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Drugs. 1993 Jun;45(6):953-1040.

Cyclosporin. A review of its pharmacodynamic and pharmacokinetic properties, and therapeutic use in immunoregulatory disorders.

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  • 1Adis International Limited, Auckland, New Zealand.

Erratum in

  • Drugs 1993 Sep;46(3):377.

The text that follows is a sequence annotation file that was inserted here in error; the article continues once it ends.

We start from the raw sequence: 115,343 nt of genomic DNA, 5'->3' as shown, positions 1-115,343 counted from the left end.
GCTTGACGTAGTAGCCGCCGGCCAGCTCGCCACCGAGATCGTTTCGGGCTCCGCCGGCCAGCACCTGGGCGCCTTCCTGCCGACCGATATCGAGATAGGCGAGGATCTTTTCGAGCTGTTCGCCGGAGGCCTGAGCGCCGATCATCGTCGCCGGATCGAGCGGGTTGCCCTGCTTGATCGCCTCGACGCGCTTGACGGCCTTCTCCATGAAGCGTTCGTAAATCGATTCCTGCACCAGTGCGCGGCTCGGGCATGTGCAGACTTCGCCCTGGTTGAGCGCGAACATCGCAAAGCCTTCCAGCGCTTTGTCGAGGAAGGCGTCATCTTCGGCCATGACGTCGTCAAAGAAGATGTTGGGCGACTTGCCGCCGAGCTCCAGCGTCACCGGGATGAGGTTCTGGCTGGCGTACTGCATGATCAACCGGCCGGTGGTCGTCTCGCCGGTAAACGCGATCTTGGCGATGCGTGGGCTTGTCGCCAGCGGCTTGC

Cyclosporin is a lipophilic cyclic polypeptide which produces calcium-dependent, specific, reversible inhibition of transcription of interleukin-2 and several other cytokines, most notably in T helper lymphocytes. This reduces the production of a range of cytokines, inhibiting the activation and/or maturation of various cell types, including those involved in cell-mediated immunity. Thus, cyclosporin has immunosuppressive properties, and has a proven place as first line therapy in the prophylaxis and treatment of transplant rejection. Cyclosporin has also been evaluated in a large range of disorders where immunoregulatory dysfunction is a suspected or proven aetiological factor, and this is the focus of the present review. In patients with severe disease refractory to standard treatment, oral cyclosporin is an effective therapy in acute ocular Beh├žet's syndrome, endogenous uveitis, psoriasis, atopic dermatitis, rheumatoid arthritis, active Crohn's disease and nephrotic syndrome. Concomitant low dose corticosteroid therapy may improve response rates in some disorders. The drug can be considered as a first line therapy in patients with moderate or severe aplastic anaemia who are ineligible for bone marrow transplantation, with the additional benefit of reducing platelet alloantibody titres. It may also be of considerable therapeutic benefit in patients with primary biliary cirrhosis, particularly those with less advanced disease. Limited evidence suggests cyclosporin is effective in patients with intractable pyoderma gangrenosum, polymyositis/dermatomyositis or severe, corticosteroid-dependent asthma. Indeed, the steroid-sparing effect of cyclosporin is a significant advantage in a number of indications. Furthermore, the drug has shown some efficacy in a wide range of other, generally uncommon disorders in which controlled clinical trials are lacking and/or are unlikely to be performed. Cyclosporin does not appear to be effective in patients with allergic contact dermatitis, multiple sclerosis or amyotrophic lateral sclerosis. It is only temporarily effective in patients with type I (insulin-dependent) diabetes mellitus and should not be used in this indication. To avoid relapse after control of active disease, patients should receive cyclosporin maintenance therapy at the lowest effective dosage. However, maintenance therapy appears to be of no benefit in patients with Crohn's disease and cyclosporin should be discontinued in these patients once active disease is controlled. Hypertrichosis, gingival hyperplasia, and neurological and gastrointestinal effects are the most common adverse events in cyclosporin recipients, but are usually mild to moderate and resolve on dosage reduction. Changes in laboratory variables indicating renal dysfunction are relatively common, although serious irreversible damage is rare.(ABSTRACT TRUNCATED AT 400 WORDS)

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